Learning to use a modern surgical navigation system improves efficiency, accuracy and care quality, says orthopedic surgeon and spine specialist Shane Burch, MD. Offering tips from his own experience in both complex and minimally invasive procedures, he explains navigation’s benefits – which include reducing radiation exposure, highlighting individual anatomy and supporting tasks such as screw placement – as well as how to avoid common user errors.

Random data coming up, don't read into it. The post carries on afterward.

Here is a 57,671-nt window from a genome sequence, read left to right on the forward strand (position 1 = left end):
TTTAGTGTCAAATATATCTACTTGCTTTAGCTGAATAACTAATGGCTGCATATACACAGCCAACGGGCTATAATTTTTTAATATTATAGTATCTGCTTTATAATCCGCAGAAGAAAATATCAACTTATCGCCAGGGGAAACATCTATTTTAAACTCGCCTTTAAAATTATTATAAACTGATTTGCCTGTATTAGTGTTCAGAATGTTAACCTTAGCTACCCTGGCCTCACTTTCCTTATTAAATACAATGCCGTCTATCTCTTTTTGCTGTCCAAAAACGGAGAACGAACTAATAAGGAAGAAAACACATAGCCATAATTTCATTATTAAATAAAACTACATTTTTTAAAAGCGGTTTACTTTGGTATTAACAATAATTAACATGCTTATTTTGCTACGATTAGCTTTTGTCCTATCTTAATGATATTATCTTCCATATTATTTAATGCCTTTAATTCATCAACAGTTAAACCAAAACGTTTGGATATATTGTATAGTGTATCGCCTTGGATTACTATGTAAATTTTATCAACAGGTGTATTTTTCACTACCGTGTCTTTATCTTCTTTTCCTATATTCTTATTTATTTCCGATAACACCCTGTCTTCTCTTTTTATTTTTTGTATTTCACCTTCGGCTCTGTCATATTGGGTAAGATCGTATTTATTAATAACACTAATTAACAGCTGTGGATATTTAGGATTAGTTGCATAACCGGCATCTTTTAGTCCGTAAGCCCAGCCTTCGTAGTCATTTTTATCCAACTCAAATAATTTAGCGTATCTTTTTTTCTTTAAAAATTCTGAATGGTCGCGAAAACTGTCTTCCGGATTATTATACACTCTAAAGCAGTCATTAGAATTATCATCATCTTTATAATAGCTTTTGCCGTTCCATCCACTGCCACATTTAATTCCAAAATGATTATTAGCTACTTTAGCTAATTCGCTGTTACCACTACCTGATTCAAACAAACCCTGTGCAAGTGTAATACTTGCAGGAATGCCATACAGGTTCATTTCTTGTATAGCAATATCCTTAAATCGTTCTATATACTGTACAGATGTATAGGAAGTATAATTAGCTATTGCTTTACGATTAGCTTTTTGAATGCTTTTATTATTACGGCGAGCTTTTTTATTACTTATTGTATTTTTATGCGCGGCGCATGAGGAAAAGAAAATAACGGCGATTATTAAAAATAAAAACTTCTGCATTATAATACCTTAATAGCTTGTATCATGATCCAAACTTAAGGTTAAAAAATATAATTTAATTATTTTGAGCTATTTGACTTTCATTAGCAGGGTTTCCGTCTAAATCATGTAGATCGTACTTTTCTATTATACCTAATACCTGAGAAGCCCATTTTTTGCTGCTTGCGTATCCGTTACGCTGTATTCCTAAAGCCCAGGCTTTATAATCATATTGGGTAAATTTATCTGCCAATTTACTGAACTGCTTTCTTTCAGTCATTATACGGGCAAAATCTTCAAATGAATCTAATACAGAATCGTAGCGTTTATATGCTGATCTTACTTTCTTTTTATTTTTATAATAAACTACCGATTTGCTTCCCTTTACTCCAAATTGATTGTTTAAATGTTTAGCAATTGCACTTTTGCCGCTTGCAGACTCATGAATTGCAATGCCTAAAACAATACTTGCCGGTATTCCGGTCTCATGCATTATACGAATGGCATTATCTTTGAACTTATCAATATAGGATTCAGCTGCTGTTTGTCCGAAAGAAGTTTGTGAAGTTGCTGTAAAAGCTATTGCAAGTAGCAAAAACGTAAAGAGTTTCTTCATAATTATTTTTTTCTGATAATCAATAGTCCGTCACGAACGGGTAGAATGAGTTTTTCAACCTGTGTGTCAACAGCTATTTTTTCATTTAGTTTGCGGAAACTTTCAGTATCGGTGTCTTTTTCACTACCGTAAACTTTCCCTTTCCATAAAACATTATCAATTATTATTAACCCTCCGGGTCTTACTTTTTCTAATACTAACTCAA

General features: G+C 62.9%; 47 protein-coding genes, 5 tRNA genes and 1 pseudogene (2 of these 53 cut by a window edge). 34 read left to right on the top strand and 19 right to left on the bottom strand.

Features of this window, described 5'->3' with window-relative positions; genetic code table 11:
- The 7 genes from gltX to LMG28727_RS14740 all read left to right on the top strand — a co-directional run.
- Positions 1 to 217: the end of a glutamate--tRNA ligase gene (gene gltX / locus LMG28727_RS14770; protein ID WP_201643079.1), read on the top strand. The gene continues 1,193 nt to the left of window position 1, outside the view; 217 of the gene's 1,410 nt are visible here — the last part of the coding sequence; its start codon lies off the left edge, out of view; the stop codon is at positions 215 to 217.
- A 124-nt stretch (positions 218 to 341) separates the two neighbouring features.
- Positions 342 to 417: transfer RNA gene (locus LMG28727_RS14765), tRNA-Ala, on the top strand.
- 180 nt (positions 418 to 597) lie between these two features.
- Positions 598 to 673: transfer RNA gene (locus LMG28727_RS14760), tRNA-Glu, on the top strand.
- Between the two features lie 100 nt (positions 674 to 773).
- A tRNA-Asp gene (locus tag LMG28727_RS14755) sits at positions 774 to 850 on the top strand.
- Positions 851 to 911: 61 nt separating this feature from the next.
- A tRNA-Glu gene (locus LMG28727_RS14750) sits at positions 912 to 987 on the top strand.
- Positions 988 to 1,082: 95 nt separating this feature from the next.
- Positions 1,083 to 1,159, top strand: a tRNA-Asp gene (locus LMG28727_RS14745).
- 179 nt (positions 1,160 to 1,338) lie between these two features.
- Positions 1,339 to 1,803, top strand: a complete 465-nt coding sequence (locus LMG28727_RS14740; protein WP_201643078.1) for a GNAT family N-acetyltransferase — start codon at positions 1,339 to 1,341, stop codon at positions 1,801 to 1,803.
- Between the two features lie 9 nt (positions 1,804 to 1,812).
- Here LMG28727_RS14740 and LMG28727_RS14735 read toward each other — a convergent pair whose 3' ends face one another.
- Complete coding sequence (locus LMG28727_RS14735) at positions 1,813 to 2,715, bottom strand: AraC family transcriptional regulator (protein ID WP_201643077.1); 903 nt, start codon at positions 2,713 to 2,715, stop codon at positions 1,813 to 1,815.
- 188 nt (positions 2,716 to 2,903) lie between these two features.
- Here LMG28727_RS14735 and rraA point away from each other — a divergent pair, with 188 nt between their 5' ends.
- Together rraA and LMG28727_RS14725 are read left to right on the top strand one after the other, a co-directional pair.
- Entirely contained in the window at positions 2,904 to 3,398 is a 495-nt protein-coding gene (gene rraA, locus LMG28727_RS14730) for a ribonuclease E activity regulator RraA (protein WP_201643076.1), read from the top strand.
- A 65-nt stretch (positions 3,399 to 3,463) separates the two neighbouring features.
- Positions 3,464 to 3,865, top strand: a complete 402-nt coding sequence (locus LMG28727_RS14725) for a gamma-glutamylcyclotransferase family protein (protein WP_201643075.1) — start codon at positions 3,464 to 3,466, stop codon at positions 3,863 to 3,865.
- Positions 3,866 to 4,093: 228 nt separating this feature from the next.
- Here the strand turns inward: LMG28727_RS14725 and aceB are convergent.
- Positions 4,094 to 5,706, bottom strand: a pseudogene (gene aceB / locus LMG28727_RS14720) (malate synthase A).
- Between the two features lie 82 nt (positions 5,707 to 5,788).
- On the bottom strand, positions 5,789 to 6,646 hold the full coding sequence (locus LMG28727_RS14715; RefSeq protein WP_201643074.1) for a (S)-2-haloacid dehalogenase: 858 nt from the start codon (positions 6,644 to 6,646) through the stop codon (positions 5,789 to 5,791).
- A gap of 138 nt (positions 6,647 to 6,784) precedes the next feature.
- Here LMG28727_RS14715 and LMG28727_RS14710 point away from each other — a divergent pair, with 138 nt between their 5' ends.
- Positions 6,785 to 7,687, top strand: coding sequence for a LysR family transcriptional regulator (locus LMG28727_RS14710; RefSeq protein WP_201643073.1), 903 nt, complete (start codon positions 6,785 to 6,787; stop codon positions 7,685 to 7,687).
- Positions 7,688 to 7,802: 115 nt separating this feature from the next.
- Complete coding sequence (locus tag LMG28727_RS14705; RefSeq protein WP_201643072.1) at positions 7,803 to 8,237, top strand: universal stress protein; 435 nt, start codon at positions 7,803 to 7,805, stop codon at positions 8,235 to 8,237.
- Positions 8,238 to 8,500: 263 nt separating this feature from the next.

Thanks. Thanks Lionel thanks to um Kyle and and leave for inviting me. Um. Great chorus. So we're gonna talk about navigation and uh do a brief overview of navigation, the applications of it interior and post early and then some tips and tricks that I've learned over the years. Um And navigation really kind of fits into this overarching um computer assisted surgery paradigm. And really what we're trying to do is improve the accuracy of surgical technique and we can kind of break it out into, you know, ease of the surgery for the surgeon and obviously benefit to the patient. And ultimately we want to improve the outcomes and quality of care and decrease the cost of care. And I think navigation does is a tool that that allows us to do that. But it's amazing how this is still very low hanging fruit and there's still a huge segment of the of the sector that doesn't actually embrace this. Um And you know, one of the things that I've learned um about navigation is that, you know, it's a tool, it's not just a machine to turn it on and it does something for you. It's a tool. And like any tool, whether it's a lengthy probe or screw, you have to learn how to use that tool and you have to know how that tool um responds in your hands. And the number one thing that I like about navigation is that it's predictable. So none of the papers really tell us um you know that we talked about accuracy of medical screw placement for example. But there isn't any paper that says, how long or how many times did it um that it took you to get that screw into the pentacle. So once, twice, three times. Whereas with navigation, I think you can hit the medical um predictably on the first shot. And navigation really uh is about obtaining registration and maintaining registration. And if you can obtain and maintain registration, that's kind of the that that encapsulates the the the the the technique. So um again, the predictability. Nobody likes to get punched in the face and we've all been there and it's a bad day in the operating room when we get punched in the face. Um And I think navigation can prevent us uh from from getting punched in the face. So why do I use navigation apart from the predictability? Well, if the anatomies challenging, then for me it becomes very efficient, it's accurate. And again, it's predictable. We heard earlier about how it's important to have improved medical fill. And so at the time you can look at the pentacle because you have that cross sectional imaging and you can say how big should the screw B we can improve our construct. So we can um, you know, easily do four constructs. S ai screws. Um things like that for minimally invasive surgery. Guide wireless perks crews are very easy to do. So you drop a projection. You actually don't need a guide wire. It makes the procedure safer for the surgeon. We avoid radiation and I'm going to talk a little bit about osteo to me planning and precision medicine um and customer implants. And then this is kind of off label but you can actually uh M. R. Emerge. Um the CT scan onto an M. R. I. And actually navigate off of an M. R. I. Inter operatively. So in my hands if I just tried to freehand this, it would be a very long day. But if you learn how to use navigation, this case becomes as simple as a as a degenerative case because you can identify the bony landmarks and you can um appropriately place the screws and have good medical screws. So the point here is that you don't start with this case. You start with an easy case. And when you learn how to use the easy cases, this case becomes actually easy and if you think well, you know, I don't use image guidance. Um I think I would push back a little bit and say it's we're really kind of in an evolution whether you use an X ray to make sure your your screws are fine or whether use fluoroscope to make sure your screws are fine. It's all image guidance and it's time to evolve. So what is what is sort of the the the essence of of navigation. And it's really about as I said obtaining and maintaining registration and when this first registration first came out it was about putting a a frame onto somebody's anatomy, bolting it to their head and registering and and then you can navigate off that frame. And but we've actually, you know evolved in a frame less registration. And you have to think about aligning three different spaces. The physical space, the image space and the tracker space. And that alignment is what registration is. And there's a transformation, mathematical transformation that occurs in these systems that allows us to align these uh these coordinates. So you have the image coordinates. Um you have the physical space coordinates. And that could be uh whether you're talking about a robotic arm or whether you're talking about uh sort of an optic system. It's the same thing. And then you have either a mark, earless registration thing, which is like surface registration or whether you're going to mount a tracker to the patient. And that's a marker based para point registration. And then as I said, there's this other class which is image to image registration, which I'll touch on briefly. So how does it work interactively. Um there's the the the camera system that looks at the financials on the on the image system. It also looks at the tracker. And so we now have the image space and we have the patient space and then there's a transformation and there's a rotational and a linear translation. That's in this transformation algorithm. But inherent in any system. No, no system is perfect. So there's gonna be a localization errors. So in other words, the optics are never gonna be perfect, right? We can't invent a system that's perfect. So there's gonna be some era there there's gonna be some registration error. In other words, when you do a scan and the and the scan kind of moves up and down, there's gonna be some scan distortion. So you're gonna get an error there. And then when you're moving a track around in space, there's gonna be a little bit of error there that's inherent in any system. And you have to know what that error is in the system. And essentially it's small, it's, you know, between a half a millimeter and two millimeters, depending on the system, you have to know that there's gonna be some error. But where the errors come in, it's us, it's the surgeons, it's the people who are using the tool that don't know how to use the tool. And there's eight common errors that we make patient positioning, but the two big ones um which kind of lead to these bigger errors are really line of sight. So where you put the reference frame and reference frame stability. So if you kind of put it in and don't sink it very well and it's an osteo product bone and the frame moves. You're gonna bump the frame, the frame is gonna go off. The registration process goes off and then guess who gets blamed Not the surgeon, the system gets blamed. But it's actually the surgeon. So I think we have to own the fact that when we're using navigation, we actually have to understand these common extrinsic errors or the surgeon errors when we're doing it. Um So what about surgical and imaging workflow? Well, there's all kinds of different tools and based on the tools that you're using, it kind of changes your work flow a little bit. Um There's, you know, drill guides, drills, taps, osteo Tums, um dis prepped sets which are great and then um cage, you know, cages. But one of the big things when you're using a system and this is something that's not talked about a lot either with robotics or navigation is the burden of technology in the operating room. And when we bring in these big sort of sophisticated uh systems and equipment, we can't run at all. Like you can't be like concentrating on the surgery and trying to run that system. So you have to you have to have a co pilot, you have to build a team that team has to be there all the time and you have to get good at it. And when you build a team then it's it's smooth sailing. So here's some examples of why, you know, it's like it's hard to it's hard to prove this, but just looking at it, you can see that cross sectional image allows you to put that pedestal screw in the first time ideally every time. And um you know doing S Ai screws. Makes S. Ai screws date easy. This is kind of dropping a projection down so you can kind of follow um You know that the pathway uh dr theologians and I published on cervical um pentacle screws. And as these tools become more refined, the accuracy uh in this uh in the navigation realm becomes more and more accurate. So we published on sub axial cervical medical screws a few years ago um and had a very high high accuracy and success rate. But you don't just necessarily have to use a navigation for putting in screws. You can use it to look around at the anatomy and say oh is that frame and tight. Um Couldn't use a little bit more decompression. You can put in cages as an example of uplift cage, bilateral cliff cage. Then dien chau and I kind of published on our anterior experience um using uh answer to the sos technique and have 95% accuracy rate of placing screws. Now again when you're dealing with this simple degenerative spine, it's easy to do. But once you start to have really rotational deformity and you're trying to fit that Cajun direct lateral in something that's rotated 30 or 40 degrees. Navigation becomes pretty sweet but it becomes it's as easy as doing it um in a in a straight spine. Uh If you learn how to use the technique, this is kind of the the surface uh merged um are um uh M. R. Two C. T. Merge that we can do again off label but we have the arms, can we have the M. R. I. Scan and Jason stroh who's in the back of the room there uh you know kind of taught me how to do this and we kind of match the match the bony anatomy to the EMR anatomy. And then now you can actually navigate a tumor. And I've used this technique finding some very very difficult tumors buried kind of under iliac vessels and things like that. And it's been a real game changer. So again it's it's allowed me to not get punched in the face um during certain procedures. Well what about M. I. S. Again um straightforward. This is the this is kind of the picture that we all want. We want to cross sectional image. We know where everything is depth and alignment. Again dropping a projection and being able to uh to reproduce that. So I'm gonna talk a little bit about osteo autumn ease And this is kind of uh you know getting into you know where to go from theoretical. We have all this machine machine learning and predictive analytics. Now we have a theory about how are osteo to me should go. But at this on the other hand we have to actually get our technique to be precise. And again I think this is where navigation can really um can help. So dr Metz and I published this paper back in 2000 and eight where we actually did a complex case used the mimics software for materialize and um osteo itemized this this this patient and proved that we could use navigation to um to plan out complex um uh procedures. Um This we published this as a case report in in in spine. But here's an example of I think um more of a routine use in a medical subtraction osteo to me. And again we have these uh these these algorithms now that are becoming more and more robust, that kind of predict what we need to do for a patient, whether that's uh distribution between 4 to 1 or trying to prevent a proximal junction infosys through reciprocal chi infosys. We get these plans. And now if we have this like sophisticated plan, we should have a technique that allows us to accurately reproduce that plan uh in the in the uh in the operating room. So here's a patient who's got um some some saddle mal alignment. I wanted to do a pentacle uh subtraction osteo to me And I used the stealth navigation system to drop the wedge that I had pre calculated onto the the patient's anatomy at the time of surgery. And that allows me to determine exactly where my cuts are going to be. So in that case I or in this case I had predicted um that we needed 20° of Um correction. I dropped the 20° wedge. And now all I have to do is use a tool to cut that 20° out of the out of the spine and you know, things working in parallel. So this is the my sonics. And now we have a tool that allows me to cut the spine very, very accurately. And the image on the, on the left there just shows that I haven't actually cut All the bone away to get to that 20° wedge and I still have some more work to do. And then a pedestal subtraction, Osteo to me becomes like cut by numbers. We just know where the cuts are. That's the wedge kind of looking from a dorsal eventual view and I know where it's going to be. Um we can harvest a lot of bone with that, you know, with the my sonics and removing the wedge and reproducible. E um get that 20° correction. So I think this is just an example of how we can use navigation, not only just for putting in screws but also for osteo autumn ease and hopefully that will translate into improved improved outcomes. There are limitations to navigation. Uh I've talked about the intrinsic errors, the extrinsic errors which are the things that we all need to think about every time we use it segmental motion where if the spine moves when we're, when we're actually navigating it requires an additional scan and that's a technological thing that needs to be solved or improved upon as time goes on. And then when you're, when you're embracing navigation, there are workflow changes. And again, you need a co pilot in the operating room and a team that that knows how to run this stuff. You can't just do it all on yourself on your own. So again, build a consistent team. Um, I think in at least in my hands, um, I've enjoyed the reduction in radiation and the improved accuracy and predictability, both using navigation and your and post really. Um, and again, it's a tool and I think this is a tool that will augment the skills of any surgeon, but you have to learn how to use it. Thanks. Mm hmm.